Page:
Tulane Alumni hit bullseye with new social media app


Dartboard allows users to send temporary sound messages with adjustable filters.

Canela López, Associate News Editor

A new social media app is “darting” into phones, technology blogs and top upcoming entrepreneur charts.

Dartboard, a soundbite messaging app, was founded by two Tulane alumni from the A.B. Freeman School of Business, Aaron Mandel and Avery Golombek. Samantha Halperin, who also graduated from Tulane, serves as the head of marketing.

“We have a huge amount of confidence in Dartboard and the real value it delivers to users,” Halperin said. “We really feel this is the future of voicemail, incorporating the best parts of a voicemail message with the best parts of text messaging.”

Described by some as similar to Snapchat, the app allows users to record short soundbites and lay distortion filters over the sounds while being able to send them to different followers they have on the app. The short soundbites are called “darts,” and disappear after playing, like “snaps” disappear in Snapchat.

In another deviation from Snapchat, Dartboard does not contain advertisements.

The founders initially created the app after a trip to New York, when texting was too inconvenient but a phone call was too serious for the matter at hand.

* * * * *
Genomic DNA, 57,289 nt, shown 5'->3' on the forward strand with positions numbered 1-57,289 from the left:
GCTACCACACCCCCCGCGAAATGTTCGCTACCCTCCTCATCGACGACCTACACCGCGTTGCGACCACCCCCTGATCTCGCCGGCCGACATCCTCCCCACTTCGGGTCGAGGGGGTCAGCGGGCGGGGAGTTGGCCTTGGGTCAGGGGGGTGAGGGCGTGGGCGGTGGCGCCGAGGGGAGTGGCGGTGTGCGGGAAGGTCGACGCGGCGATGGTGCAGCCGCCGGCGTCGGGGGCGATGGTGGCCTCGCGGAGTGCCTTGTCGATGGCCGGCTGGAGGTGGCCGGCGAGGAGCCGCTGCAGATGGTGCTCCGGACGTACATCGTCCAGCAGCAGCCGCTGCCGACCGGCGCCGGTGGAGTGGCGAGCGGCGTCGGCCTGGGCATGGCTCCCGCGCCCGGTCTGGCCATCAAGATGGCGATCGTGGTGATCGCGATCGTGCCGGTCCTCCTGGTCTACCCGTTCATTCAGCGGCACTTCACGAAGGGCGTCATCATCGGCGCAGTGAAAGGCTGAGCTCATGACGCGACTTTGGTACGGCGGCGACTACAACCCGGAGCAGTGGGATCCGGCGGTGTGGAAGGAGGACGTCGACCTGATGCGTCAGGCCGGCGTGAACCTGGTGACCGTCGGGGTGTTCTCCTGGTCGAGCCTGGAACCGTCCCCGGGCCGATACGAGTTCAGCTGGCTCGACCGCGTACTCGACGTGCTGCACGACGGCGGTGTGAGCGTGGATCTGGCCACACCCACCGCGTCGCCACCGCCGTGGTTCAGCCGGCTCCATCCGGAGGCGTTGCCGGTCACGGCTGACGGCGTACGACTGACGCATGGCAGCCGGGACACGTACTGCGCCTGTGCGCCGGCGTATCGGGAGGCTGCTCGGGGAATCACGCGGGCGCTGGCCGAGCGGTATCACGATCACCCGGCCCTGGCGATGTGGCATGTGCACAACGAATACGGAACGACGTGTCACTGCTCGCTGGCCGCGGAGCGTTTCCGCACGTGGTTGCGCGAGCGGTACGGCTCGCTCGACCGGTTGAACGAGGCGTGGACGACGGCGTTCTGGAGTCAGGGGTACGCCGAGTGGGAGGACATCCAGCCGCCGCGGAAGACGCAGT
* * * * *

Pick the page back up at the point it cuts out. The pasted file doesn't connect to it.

“Aaron and Avery were walking to meet up for lunch in NYC and noted that they wanted to send a text but couldn’t afford the time to look down at their phones to type,” Halperin said. “However, the message they wanted to send was shorter than necessary for a phone call.”

The purpose of the app was to create an easier way for busy young professionals to communicate with one another.

“I’m a big fan,” Tulane freshman Danielle Fernandes said. “It’s sort of nice because not many people have it yet, so it’s fun to use with my group of friends. Same concept of Snapchat minus the random follow requests and advertisements.”

Despite being a newcomer to the realm of social media, Dartboard has already made an impression on technology blogs.

The Daily Herald described Dartboard as an up-and-coming app, “positioned to be a favorite with people on the move.” Tech.co listed it on its ‘5 apps to check out’ list, citing it as a “fun” and “sophisticated” way of replacing traditional forms of messaging like texting and talking on the phone.

While user feedback for Dartboard has been positive overall, some feel that improvements could be made, such as more promotion to grow the community of the app.

“I like it, but it’s just a bit annoying that not many people are on it,” freshman Stephanie Koontz said. “I essentially have to tell people to download it if I ever want to message anyone outside of the two people I know who have it.”

Halperin said she believes that as the app grows, it will eventually make its way to the professional sphere.

“We think Dartboard could have a lot of success with a younger demographic for entertainment — it’s fun, easy, simple and accessible for anyone,” Halperin said. “As of now, the current version of the app is meant for personal use, but we believe that with further development, the app can be a great resource for quick voice messages between colleagues in a professional situation.”

Samantha Halperin was previously a board member of The Hullabaloo.

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